Monday, October 25, 2010

All you need to know to buy the right Sewing Machine!

I get asked this quite frequently from friends and students.  What kind of Sewing machine should I buy?  I am talking about home sewing machines not industrial or sergers. 

Having years of sewing experiance as well as machine sales I feel it is time I put my knowledge out into the world. Be prepared, this is going to be long and wordy.

The first thing you should know when researching sewing machines is that the price is generally not displayed anywhere.  Also if you call into a store 9 times out of 10 they won't tell you a price over the phone.  The entire idea is to get you into the store and look it up yourself.  Which I understand can be a pain but I think it is neccessary.  Sure you can find prices on Walmart, Sam's Club, Joanne's and Target but do you really want a machine from one of those places?  I hope you answered No, because that is the right one.

First let me tell you that if you buy a sewing machine from Ebay, or one of those box stores you will not get any help or assistance at all if you are having problems with the machine.  You will also lose a quality of service that you get from going to a Local Dealer.  Yes I said Dealer.  Buying a Sewing machine is much like a car or any other expensive machinery, appliance etc.  Don't be fooled thinking it is JUST a sewing machine.  They are machines, they can be complicated and they have a lot of parts.  You want Quality in a sewing machine the same way you would want quality in anything else in your life, it is an investment and if done properly can be passed on or traded in for a newer shinier model just like a Car.

Realistically to get a decent sewing machine you need to be willing to spend $300 and up.  I would suggest starting at $500.  You can get a cheapie $100 or $150 machine from a box store but put this into prespective.  If you buy a $100 machine anytime it needs service for cleaning and oiling starts at $50.  Any major tune ups and repairs will be starting around $125 usually.  You have just spent as much money on fixing a crap machine as you did buying a crap machine.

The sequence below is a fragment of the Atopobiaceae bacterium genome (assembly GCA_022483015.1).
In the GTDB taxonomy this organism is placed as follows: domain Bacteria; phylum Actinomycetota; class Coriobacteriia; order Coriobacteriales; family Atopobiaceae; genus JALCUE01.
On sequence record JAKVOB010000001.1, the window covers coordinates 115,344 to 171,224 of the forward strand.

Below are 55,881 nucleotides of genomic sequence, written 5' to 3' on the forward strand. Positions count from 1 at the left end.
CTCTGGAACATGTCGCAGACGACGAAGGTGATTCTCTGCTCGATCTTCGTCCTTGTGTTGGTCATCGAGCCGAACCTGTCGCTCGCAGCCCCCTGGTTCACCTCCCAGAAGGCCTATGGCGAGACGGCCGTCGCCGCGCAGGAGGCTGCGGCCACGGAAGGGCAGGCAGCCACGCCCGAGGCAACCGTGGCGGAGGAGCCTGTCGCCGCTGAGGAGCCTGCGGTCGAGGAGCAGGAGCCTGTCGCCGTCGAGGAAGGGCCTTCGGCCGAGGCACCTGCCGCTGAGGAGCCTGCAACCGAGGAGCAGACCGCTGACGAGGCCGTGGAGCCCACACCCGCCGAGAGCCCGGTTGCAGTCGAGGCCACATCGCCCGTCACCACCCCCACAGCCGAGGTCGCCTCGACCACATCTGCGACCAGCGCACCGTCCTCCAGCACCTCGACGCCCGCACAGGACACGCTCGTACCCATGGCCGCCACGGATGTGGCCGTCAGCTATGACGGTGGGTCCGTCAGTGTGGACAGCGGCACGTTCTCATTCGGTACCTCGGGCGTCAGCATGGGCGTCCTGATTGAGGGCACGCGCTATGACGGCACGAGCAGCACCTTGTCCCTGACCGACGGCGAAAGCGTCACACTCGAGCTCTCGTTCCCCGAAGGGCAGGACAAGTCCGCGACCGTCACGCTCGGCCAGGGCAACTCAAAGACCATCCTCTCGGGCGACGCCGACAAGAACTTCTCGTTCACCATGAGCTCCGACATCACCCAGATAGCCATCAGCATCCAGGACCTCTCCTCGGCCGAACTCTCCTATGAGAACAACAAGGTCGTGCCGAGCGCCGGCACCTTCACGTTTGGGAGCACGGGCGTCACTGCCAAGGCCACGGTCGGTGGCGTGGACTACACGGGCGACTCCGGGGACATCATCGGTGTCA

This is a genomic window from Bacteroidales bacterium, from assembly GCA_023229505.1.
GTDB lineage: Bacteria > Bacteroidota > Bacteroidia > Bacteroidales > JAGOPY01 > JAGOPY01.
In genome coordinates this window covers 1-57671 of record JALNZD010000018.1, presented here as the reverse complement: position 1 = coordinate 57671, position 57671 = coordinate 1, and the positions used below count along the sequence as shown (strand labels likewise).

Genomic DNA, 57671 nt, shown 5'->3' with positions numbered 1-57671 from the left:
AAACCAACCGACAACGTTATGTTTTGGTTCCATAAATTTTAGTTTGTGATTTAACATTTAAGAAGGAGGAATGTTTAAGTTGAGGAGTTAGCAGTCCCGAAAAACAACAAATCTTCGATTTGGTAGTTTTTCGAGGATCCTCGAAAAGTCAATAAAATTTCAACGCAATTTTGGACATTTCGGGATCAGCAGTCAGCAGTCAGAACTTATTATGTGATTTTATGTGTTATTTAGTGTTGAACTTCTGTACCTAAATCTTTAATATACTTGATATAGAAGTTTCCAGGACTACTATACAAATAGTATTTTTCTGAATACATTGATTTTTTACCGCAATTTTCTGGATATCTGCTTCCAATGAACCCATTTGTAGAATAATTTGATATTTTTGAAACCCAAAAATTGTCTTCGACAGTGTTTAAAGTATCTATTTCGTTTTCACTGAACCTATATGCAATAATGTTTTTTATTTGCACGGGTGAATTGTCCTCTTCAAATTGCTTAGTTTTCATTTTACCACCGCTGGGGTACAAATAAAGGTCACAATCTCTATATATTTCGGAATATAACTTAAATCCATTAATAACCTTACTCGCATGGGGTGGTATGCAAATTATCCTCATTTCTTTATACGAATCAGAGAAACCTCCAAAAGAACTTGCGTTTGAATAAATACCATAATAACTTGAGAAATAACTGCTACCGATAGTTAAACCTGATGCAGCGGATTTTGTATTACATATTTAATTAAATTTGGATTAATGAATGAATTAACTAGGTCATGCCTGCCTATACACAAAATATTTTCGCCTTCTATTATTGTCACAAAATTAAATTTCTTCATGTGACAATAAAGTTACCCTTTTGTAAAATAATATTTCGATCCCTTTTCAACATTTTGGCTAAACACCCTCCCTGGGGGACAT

Starting at $300 will get you into the Low range of dealer machines.  Going to a dealer is ideal because most of them have all the models available to try out on the floor, they have incentives, free classes that teach you how to use your new machine and extended service warranties or a good relationship with a repairman that you can use.  All of these things are great extras that you will be very glad to have at your disposal.

After you have figured out a budget for what you think you want to spend it's time to decide on mechanical or Electronic.  A mechanical machine is typically the cheaper of the two but it can also seem archaic to some people.  They are a sewing machine in the most simple form with no bells or whistles and limited stitch types.  If you were like me and have only used an older model that is mechanical then electronic machines might seem scary even if you are willing to drop $1000 on a machine.  Let me tell you Electronic is no more different then going from a typewriter to a keyboard.  It does the same things it's just a newer spiffier and more convenient model to get the same job done.  Also don't forget that the more money you put into a machine the better the warranties and the more a dealer will help you with it.  The other thing to remember about an Electronic machine that when in doubt and you feel confused do the same thing that you do with a computer, turn it off and restart it.